1031 Exchange Tax Audits

1031 exchanges are among the most closely scrutinized tax issues for auditors – they are widely used and frequently misused, with many investors running afoul of the rules. In this blog post, we will outline the main reasons for most 1031 audits, and what to look out for under the new tax law.

Most of our 1031 exchange audit work has involved the following issues:

Technical requirements of 1031 exchange not met
The most obvious red flag for an audit in connection with a like-kind exchange under 26 U.S. Code § 1031 is the failure to meet one or more of the rule’s technical requirements. For example, the property exchanged must be of like kind, the property must be used in a trade or business or for investment, the time limitations for identification of a replacement property and exchange must be adhered to, the replacement property must be of equal or higher value than the relinquished property, and any “boot” must be reported.

Problems with qualified intermediaries
A qualified intermediary is defined under Treas. Reg. §1.1031(k)-1(g)(4) as a person who is not the taxpayer or a disqualified person, who enters into a written agreement (the “exchange agreement”) with the taxpayer and:

  • Acquires the relinquished property from the taxpayer,
  • Transfers the relinquished property,
  • Acquires the replacement property, and
  • Transfers the replacement property to the taxpayer.

The IRS is clear about who cannot be a qualified intermediary. A qualified intermediary in a 1031 exchange may not be anyone who has acted on the taxpayer’s behalf when dealing with a third party (their “agent”) during the previous two years – this includes their attorney, CPA, realtor, investment advisor, employee, and others.

Use due care in your choice of qualified intermediary – make sure that you use someone not only trustworthy but also well versed in the intricacies of section 1031.

Sourcing of gains in California
Deferred gain from relinquished property located in California must be sourced to California regardless of the location of the replacement property or the residence of the taxpayer. The Franchise Tax Board (FTB) has been clamping down on California real estate investors — all taxpayers who have completed a 1031 exchange in California since 2014 must file an information return to help the state keep track of California sourced gains.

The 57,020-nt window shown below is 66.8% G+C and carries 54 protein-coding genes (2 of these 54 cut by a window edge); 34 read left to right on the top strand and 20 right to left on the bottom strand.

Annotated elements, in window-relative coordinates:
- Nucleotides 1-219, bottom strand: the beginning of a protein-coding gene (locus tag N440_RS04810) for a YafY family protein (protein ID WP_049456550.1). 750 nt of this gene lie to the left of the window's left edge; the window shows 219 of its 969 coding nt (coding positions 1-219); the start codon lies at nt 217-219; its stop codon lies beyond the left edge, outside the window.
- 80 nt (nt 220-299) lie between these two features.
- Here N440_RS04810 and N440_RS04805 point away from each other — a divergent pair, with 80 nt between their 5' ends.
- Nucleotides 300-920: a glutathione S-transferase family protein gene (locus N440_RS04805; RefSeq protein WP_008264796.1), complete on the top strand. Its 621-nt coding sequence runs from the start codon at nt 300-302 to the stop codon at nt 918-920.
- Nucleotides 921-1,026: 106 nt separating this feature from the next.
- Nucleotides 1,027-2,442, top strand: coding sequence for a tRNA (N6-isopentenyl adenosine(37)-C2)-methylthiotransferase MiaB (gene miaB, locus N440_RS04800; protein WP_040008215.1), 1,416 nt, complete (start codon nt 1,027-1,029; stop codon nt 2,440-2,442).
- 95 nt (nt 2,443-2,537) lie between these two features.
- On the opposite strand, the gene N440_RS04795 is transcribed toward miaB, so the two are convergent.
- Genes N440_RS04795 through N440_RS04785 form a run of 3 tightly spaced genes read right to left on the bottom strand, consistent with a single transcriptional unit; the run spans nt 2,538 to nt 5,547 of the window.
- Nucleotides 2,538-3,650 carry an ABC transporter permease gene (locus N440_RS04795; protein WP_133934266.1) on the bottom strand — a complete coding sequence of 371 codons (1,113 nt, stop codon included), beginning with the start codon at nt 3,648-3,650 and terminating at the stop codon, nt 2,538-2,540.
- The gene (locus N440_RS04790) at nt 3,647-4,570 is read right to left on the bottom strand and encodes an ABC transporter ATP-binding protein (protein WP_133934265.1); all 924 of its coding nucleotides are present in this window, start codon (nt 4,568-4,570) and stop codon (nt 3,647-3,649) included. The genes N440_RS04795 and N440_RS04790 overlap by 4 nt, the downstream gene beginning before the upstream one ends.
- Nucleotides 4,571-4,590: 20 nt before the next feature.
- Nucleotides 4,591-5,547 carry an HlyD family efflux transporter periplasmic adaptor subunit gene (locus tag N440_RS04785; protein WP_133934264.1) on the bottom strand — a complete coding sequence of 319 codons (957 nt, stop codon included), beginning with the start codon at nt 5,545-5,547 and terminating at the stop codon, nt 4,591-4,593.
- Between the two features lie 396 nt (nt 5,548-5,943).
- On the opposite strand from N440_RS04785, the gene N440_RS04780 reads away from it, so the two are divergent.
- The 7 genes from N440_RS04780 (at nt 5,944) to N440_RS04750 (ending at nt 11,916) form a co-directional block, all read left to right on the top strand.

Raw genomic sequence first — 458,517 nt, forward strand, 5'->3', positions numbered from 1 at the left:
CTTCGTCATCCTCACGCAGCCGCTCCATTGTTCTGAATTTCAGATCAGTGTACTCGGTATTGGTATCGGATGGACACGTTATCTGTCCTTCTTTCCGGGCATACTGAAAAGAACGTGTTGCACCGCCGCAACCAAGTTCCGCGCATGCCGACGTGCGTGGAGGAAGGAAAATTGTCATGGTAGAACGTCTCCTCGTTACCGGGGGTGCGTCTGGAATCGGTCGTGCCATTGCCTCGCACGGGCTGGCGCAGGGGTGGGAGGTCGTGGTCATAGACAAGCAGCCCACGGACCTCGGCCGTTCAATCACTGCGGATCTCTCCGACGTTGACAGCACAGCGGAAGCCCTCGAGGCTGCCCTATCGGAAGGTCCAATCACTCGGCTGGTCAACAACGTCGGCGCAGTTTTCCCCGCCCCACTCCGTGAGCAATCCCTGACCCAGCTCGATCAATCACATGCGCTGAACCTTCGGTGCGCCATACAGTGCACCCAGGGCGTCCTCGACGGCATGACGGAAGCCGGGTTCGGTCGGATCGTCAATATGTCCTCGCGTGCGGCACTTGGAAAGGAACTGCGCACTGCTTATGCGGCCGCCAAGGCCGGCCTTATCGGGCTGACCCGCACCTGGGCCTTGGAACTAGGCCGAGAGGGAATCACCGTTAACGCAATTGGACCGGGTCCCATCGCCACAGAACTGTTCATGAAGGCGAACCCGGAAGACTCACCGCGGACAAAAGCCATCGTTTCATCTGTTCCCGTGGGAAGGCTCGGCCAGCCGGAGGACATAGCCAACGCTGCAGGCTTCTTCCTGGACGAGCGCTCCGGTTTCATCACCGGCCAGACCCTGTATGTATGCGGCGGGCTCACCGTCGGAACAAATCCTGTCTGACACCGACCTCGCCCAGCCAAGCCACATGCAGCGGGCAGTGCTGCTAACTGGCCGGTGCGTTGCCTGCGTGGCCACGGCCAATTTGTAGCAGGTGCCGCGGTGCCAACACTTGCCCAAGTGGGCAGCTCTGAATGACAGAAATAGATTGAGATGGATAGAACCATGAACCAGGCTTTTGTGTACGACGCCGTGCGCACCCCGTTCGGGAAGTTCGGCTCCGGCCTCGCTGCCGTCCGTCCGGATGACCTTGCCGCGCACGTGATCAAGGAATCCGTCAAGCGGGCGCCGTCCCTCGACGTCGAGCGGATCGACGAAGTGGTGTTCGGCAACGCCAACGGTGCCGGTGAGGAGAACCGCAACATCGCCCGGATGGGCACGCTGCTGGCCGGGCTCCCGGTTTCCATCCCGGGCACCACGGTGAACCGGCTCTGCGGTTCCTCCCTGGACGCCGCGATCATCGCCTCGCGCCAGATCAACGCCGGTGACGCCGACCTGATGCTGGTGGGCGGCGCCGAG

Section 1031 partnership transactions
The IRS is closing gaps and loopholes in its treatment of 1031 exchanges and there is a particularly high audit rate for partnership 1031 transactions. The IRS carefully examines partnership 1031 exchanges, including assignment language in purchase contracts and how funds are secured to accommodate exchanges in the state. Failing to meet federal and state requirements can result in civil and/or criminal penalties.

Impact of the new tax law
The Tax Cut and Jobs Act of 2017 (TCJA) made a significant change to 1031 exchanges – while real estate may still receive this favorable tax treatment (and is subject to the same rules as under previous law), tangible and intangible personal property no longer qualify. We recommend that you discuss with your tax attorney the possibility of the full expensing of any personal property assets that you use for business purposes.

Consult a 1031 Exchange Lawyer
To prevent unintended tax consequences, it is crucial to strictly adhere to 1031 procedures. The tax attorneys at Moskowitz, LLP tax group have represented thousands of taxpayers in IRS and state audits. We have in-depth knowledge of how to handle denials of 1031 tax benefits and audits connected with 1031 exchanges. Call our California office at (888) 829-3325 or (415) 394-7200.

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